“We have a unique opportunity to find a bipartisan, simple and fair way to fix the U.S. sugar program to provide some relief to American families grappling with the high cost of food. Both Republicans and Democrats agree: It’s time to modernize and make changes that will make American companies more competitive on a global scale, create new jobs, and strengthen communities while protecting American sugar farmers at the same time,” Brian McKeon, SVP public policy, National Confectioners Association, explained during a panel hosted by ASFP earlier this week.
AFSP executive director, Grant Colvin echoed his sentiments, explaining during the panel that reforms proposed by AFSP would directly impact “the hundreds of thousands of manufacturing workers employed by American food companies,” especially local businesses operating on thinner profit margins, which are more susceptible to rising sugar prices.
During the event, AFSP explained a modernized sugar policy will:
- Remove USDA’s obligation to purchase excess sugar at a loss, and prohibit the resale of forfeited sugar to American shoppers who ultimately pay more,
- Allow for USDA flexibility and market fairness from farms to retail shelves,
- Place sugar on a level playing field with other commodities like corn, peanut, soy, rice, cotton, barley and wheat,
- Support American farmers, small businesses and workers.
"The price tag for consumers is estimated at between $2.4-4 billion a year. Especially now when food inflation is high, it is time for policymakers to update the sugar program, so it ensures an adequate supply of sugar at reasonable prices," Glick said.
In a separate comment on behalf of AFSP, Christine Lantinen, president of Maud Borup, wrote that American businesses and consumers are paying two and a half times more for sugar than other countries due to the cost of sugar today.
“The sugar program restricts both the domestic sugar supply and what is available for import. Constraining the market in this way pushes costs upward for businesses and ties the hands of both government and industry to address urgent concerns, such as supply shortages that are growing in frequency,” she wrote.
In March, AFSP hosted a panel discussion for Senate and House members on how a reformed sugar policy can help alleviate rising food costs. In February, AFSP underscored Secretary of Agriculture Tom Vilsack’s comments about Congress passing a bipartisan farm bill that benefits “many and most.”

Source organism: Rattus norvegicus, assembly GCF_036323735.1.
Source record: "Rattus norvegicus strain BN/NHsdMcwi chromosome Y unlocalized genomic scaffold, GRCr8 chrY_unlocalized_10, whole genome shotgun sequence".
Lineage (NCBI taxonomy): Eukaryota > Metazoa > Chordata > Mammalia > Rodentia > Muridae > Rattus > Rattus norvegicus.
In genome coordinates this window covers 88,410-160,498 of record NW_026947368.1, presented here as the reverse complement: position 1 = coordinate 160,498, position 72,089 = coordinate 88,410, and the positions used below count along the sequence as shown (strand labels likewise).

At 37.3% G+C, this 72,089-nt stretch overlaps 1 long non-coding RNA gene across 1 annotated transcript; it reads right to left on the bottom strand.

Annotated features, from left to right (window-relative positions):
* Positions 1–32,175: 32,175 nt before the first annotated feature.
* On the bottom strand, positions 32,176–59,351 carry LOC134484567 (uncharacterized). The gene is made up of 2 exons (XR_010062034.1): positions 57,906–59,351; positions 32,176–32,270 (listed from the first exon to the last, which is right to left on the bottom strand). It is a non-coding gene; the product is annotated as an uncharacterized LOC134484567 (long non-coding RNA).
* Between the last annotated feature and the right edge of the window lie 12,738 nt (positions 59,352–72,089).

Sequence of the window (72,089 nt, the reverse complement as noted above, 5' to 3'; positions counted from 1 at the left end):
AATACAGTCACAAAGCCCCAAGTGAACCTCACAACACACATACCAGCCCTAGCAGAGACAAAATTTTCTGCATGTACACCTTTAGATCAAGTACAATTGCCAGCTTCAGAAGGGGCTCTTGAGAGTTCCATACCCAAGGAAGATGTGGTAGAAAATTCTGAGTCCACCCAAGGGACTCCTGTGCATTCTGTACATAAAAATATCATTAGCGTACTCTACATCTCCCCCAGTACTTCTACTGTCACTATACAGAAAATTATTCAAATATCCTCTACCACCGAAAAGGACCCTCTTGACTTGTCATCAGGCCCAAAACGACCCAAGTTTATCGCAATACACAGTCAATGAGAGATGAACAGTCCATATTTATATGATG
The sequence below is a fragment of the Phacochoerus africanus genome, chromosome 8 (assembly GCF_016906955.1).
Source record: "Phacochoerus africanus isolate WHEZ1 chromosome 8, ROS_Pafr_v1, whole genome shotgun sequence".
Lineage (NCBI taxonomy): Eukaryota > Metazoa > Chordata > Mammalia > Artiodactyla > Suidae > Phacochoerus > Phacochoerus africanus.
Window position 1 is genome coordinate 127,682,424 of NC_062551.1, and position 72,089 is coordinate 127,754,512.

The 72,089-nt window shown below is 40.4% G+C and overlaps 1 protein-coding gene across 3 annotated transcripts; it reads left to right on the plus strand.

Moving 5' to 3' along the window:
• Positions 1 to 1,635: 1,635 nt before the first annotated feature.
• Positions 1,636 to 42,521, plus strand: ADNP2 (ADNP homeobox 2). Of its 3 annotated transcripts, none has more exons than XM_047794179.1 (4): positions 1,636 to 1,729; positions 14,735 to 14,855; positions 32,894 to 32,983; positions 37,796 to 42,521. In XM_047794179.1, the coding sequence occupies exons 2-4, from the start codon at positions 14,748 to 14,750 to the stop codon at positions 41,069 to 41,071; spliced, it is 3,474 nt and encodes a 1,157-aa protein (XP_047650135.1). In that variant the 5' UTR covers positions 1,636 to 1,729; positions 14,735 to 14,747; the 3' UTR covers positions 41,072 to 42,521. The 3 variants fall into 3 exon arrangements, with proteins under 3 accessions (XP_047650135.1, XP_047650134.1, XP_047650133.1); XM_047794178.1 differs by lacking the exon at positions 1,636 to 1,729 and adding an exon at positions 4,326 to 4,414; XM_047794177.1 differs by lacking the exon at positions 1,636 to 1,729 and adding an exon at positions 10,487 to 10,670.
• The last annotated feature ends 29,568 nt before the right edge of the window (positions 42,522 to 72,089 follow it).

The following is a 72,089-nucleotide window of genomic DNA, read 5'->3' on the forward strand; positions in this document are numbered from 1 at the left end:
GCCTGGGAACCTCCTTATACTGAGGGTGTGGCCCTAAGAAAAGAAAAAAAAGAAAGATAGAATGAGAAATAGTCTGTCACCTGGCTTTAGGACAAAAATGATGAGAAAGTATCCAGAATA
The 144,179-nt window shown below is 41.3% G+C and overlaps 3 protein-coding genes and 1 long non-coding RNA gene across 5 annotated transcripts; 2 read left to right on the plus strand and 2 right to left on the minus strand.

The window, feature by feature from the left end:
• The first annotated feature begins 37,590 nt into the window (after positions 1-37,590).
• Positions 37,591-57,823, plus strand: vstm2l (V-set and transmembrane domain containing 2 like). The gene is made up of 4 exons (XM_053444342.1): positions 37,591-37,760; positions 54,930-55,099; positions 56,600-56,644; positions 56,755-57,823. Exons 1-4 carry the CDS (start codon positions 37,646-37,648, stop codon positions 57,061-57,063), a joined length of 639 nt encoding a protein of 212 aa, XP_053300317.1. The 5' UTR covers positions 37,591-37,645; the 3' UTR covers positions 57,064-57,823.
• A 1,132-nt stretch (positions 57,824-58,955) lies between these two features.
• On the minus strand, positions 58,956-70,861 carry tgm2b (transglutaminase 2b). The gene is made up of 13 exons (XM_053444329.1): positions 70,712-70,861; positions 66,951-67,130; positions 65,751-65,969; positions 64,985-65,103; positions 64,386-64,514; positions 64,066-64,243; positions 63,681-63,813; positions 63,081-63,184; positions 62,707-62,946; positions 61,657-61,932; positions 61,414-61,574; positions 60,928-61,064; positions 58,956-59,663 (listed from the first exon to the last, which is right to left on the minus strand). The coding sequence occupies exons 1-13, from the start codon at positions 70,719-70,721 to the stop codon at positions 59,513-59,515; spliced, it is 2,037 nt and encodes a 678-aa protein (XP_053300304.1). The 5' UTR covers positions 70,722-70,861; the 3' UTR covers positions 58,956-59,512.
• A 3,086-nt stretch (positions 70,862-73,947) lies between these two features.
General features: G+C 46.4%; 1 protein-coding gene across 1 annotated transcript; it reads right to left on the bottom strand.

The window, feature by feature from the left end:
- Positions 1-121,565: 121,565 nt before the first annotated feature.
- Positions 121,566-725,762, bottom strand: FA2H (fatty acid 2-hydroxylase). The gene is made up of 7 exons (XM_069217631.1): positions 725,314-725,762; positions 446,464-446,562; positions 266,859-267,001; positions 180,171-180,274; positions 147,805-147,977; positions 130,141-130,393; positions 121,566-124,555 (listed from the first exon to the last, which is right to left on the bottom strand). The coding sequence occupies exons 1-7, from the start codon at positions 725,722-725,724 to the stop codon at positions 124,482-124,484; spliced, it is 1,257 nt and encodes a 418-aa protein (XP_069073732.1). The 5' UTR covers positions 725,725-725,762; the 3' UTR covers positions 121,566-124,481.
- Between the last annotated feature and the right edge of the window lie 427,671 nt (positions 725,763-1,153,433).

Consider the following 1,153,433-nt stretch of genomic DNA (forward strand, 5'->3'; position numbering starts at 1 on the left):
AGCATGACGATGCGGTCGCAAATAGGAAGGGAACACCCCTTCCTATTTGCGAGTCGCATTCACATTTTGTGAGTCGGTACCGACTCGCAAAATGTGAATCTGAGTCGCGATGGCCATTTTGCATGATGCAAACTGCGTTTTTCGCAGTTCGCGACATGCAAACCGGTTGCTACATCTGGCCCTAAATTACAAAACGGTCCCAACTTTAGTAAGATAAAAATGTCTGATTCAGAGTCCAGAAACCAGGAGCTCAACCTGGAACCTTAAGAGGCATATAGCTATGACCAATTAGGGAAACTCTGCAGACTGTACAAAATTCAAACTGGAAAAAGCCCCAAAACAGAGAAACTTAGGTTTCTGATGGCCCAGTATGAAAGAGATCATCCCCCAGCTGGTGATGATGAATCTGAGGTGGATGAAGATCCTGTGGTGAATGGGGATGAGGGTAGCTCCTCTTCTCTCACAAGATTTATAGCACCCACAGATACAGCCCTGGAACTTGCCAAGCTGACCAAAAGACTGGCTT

Brian Riley, director, free trade initiative and National Taxpayers Union, called on political leaders to “remove government-enforced barriers to resilient diverse and secure supply chains, starting with the U.S. sugar program."
Supporters of the reform argue confectionery manufacturers already profit more than farmers
The U.S. produces 70% of the country’s sugar and yet ranks as the third largest importer of sugar, according to the American Sugar Alliance (ASA). This is primarily due to sugar subsidies and import taxes embedded into the U.S. sugar policy.
As sugar producers receive subsidies from the government in a program that makes it difficult for sugar producers overseas to compete, the price of sugar is significantly higher than the global market prices. When sugar producers have a surplus, the government purchases the excess to sell to other countries and ethanol manufacturers, among others, allowing companies that rely on raw sugar to purchase sugar at a lower cost than the global market rate. As a result, the organization argues that confectionery manufacturers make “more in profits in a month than American sugarbeet and sugarcane farmers make in a year.”
In April, the American Sugar Alliance urged policy leaders to implement a more efficient U.S. sugar policy that is “affordable and readily available” for consumers and supports the 11,000 beet and cane farmers across the country, adding $23.3 billion to the U.S. economy. The organization urged “members to examine how the farm safety net could be updated in the next Farm Bill for all Title I commodities to better match actual operating costs for producers."